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To get the physical intuition here, consider a physical apparatus which creates the potential step in the case of an electron. Imagine a series of plane wire grids or meshes, connected by a battery:

4 grids, two at one potential, 2 at another

The battery gives positive electric potential to region B compared to region A, so electrons (which are negatively charged) will feel a drop down in potential energy when they cross from A to B. That is to say, they experience a large force to the right in the narrow gap between regions A and B where the voltage changes. This is where the step occurs in the potential energy diagram. The electron waves, arriving at this step, experience this strong 'kick', which abruptly forces them to change shape into waves of shorter wavelength. This picture helps one's physical intuition, I think, to see why it is that the electron waves might respond to this situation by being partially reflected.

Note that it is the abruptness of the kick that causes the reflection. Let $L$ be the width of the narrow region between the two central meshes, where the potential is changing (and so the wavelength is also changing). If the wavelength is small enough, i.e. when $\lambda \ll L$, then the waves can adjust their wavelength continuously as they pass through this region and in this case the reflection tends to zero. When $L \ll \lambda$, on the other hand, the reflection happens (and is calculated in the usual way by stating the solution to Schrodinger's equation and making sure the wavefunction and its gradient are continuous). The "step" potential is an idealisation which takes $L=0$. That is not physically possible; it is really an approximation which is suited to the case $L \ll \lambda$.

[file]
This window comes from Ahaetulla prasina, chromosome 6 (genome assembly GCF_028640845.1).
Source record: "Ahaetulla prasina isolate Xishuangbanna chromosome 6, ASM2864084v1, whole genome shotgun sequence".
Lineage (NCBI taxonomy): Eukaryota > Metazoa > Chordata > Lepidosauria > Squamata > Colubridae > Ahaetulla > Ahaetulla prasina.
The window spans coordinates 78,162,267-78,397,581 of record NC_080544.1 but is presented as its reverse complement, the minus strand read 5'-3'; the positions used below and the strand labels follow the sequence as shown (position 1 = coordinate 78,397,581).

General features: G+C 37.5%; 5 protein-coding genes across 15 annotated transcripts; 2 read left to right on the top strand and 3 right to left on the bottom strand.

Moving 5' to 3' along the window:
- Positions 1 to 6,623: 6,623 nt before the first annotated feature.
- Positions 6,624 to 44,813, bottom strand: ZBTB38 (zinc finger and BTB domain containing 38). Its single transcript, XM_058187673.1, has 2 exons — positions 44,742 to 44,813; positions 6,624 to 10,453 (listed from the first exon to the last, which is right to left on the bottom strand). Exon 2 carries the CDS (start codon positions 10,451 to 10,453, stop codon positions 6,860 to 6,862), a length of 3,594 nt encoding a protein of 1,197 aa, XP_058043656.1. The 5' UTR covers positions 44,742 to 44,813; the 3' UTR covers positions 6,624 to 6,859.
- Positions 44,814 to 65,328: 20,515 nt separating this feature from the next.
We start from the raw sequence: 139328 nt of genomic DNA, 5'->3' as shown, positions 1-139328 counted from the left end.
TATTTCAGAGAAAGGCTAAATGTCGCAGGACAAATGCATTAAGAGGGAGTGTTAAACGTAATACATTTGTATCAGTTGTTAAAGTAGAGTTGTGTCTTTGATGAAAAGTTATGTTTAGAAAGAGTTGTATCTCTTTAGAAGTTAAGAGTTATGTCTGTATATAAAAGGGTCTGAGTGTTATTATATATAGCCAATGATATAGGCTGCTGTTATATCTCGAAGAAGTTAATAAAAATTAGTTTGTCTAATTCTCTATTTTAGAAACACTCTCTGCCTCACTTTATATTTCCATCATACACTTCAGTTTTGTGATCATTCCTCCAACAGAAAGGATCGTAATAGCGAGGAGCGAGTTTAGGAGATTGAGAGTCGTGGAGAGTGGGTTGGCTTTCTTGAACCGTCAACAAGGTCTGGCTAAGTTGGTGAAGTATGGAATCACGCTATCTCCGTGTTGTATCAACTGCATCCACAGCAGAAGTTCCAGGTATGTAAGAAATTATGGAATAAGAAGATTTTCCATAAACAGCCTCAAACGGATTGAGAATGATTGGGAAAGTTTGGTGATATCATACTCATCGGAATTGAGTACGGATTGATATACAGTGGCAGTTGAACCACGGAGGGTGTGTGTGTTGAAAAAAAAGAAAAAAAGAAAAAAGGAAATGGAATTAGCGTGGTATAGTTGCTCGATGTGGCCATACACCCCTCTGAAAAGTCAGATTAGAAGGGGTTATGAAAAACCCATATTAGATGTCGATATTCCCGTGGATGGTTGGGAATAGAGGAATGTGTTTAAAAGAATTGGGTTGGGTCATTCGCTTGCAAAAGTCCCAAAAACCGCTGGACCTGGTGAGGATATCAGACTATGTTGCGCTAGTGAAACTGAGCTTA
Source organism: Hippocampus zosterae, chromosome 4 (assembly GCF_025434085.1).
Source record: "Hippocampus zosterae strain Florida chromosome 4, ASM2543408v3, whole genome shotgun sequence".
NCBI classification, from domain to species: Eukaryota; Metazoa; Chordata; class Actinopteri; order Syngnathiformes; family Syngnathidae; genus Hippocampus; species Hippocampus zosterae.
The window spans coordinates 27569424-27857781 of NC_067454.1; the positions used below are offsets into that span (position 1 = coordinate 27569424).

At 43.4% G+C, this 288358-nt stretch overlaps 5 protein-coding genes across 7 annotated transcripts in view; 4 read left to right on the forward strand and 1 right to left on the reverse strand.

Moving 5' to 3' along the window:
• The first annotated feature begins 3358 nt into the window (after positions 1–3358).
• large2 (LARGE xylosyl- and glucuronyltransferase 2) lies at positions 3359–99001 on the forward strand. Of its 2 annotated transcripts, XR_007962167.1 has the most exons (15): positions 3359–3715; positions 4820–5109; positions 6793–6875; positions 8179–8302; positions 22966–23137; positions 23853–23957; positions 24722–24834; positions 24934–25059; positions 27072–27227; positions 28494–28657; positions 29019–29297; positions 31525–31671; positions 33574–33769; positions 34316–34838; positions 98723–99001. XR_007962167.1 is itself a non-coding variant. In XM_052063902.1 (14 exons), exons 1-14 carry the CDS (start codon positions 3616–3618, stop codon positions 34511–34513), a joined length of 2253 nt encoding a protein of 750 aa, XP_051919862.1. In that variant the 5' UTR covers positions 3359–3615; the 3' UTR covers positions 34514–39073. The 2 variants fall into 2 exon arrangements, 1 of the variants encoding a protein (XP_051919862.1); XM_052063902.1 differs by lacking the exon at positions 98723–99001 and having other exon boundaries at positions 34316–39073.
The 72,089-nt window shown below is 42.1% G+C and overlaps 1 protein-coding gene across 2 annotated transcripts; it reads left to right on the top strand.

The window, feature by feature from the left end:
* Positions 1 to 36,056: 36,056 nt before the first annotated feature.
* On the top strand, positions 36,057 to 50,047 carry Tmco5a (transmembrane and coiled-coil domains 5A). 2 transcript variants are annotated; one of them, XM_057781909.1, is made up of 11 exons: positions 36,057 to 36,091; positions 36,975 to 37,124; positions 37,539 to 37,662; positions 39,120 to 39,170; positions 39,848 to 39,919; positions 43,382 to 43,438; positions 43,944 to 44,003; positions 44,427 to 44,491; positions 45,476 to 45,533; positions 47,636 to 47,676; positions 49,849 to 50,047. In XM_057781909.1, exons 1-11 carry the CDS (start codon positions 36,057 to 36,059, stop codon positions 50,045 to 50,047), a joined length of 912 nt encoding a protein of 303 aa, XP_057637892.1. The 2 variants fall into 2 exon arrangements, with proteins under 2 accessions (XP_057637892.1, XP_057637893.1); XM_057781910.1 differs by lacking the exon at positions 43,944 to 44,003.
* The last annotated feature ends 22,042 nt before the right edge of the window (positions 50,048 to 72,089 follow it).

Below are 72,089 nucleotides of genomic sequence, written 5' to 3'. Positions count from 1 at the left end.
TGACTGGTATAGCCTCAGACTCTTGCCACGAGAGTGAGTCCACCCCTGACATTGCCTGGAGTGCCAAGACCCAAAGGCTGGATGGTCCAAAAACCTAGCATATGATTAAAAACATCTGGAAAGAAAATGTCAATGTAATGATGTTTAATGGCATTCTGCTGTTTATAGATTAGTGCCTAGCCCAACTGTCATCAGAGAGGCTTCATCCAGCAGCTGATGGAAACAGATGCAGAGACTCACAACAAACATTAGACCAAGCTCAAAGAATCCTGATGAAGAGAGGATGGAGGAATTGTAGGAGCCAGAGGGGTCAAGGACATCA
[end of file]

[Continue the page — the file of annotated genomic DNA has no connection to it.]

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the electron has enough energy to cross the step, but due to uncertainty there's a chance of it being pushed back

$ $

how could it be pushed back at the step even if the potential energy is decreasing, so the passage should be eased?

There is an issue with your interpretation of the wavefunction here. The wavefunction is not the electron. Before we measure the electron to be somewhere, it is not located anywhere. Therefore, we cannot talk about the electron reaching the step and bouncing off or being pushed back.

What we can talk about is how the wavefunction evolves over time according to the Schrodinger equation. Just like how Newton's laws tell us how the classical trajectory of a particle evolves over time, the Schrodinger equation can tell us how the wavefunction evolves.

So what really is being reflected or transmitted across the step is just the wavefunction, which encodes the probability of measuring the electron to be at some position. The step influences these probabilities.

In the case of an initial Gaussian packet approaching the step, there are solutions allowed that have a wave packet traveling in the opposite direction that correspond to measuring the electron to have a momentum in the opposite direction as the initial direction. But we cannot apply classical reasoning, as stated above. The wavefunction reflecting off of the step is not the same thing as the electron reflecting off the step. This is how the wavefunction evolves according to the Schrodinger equation, and so this ends up being a possiblity of our measurements.

I must also note that in the case of the step up, the wavefunction reflection is not due to uncertainty. For both step scenarios, the cause of wavefunction reflection is due to the same reason as discussed above.

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One way to think about whole this is by realizing two things:

  • Schrödinger equation gives the time evolution of a wave function.
  • For unitary time independent Hamiltonian (which is the case in your example), taking complex conjugation of Schröginger equation and inverting the direction of the time gives you back the original equation.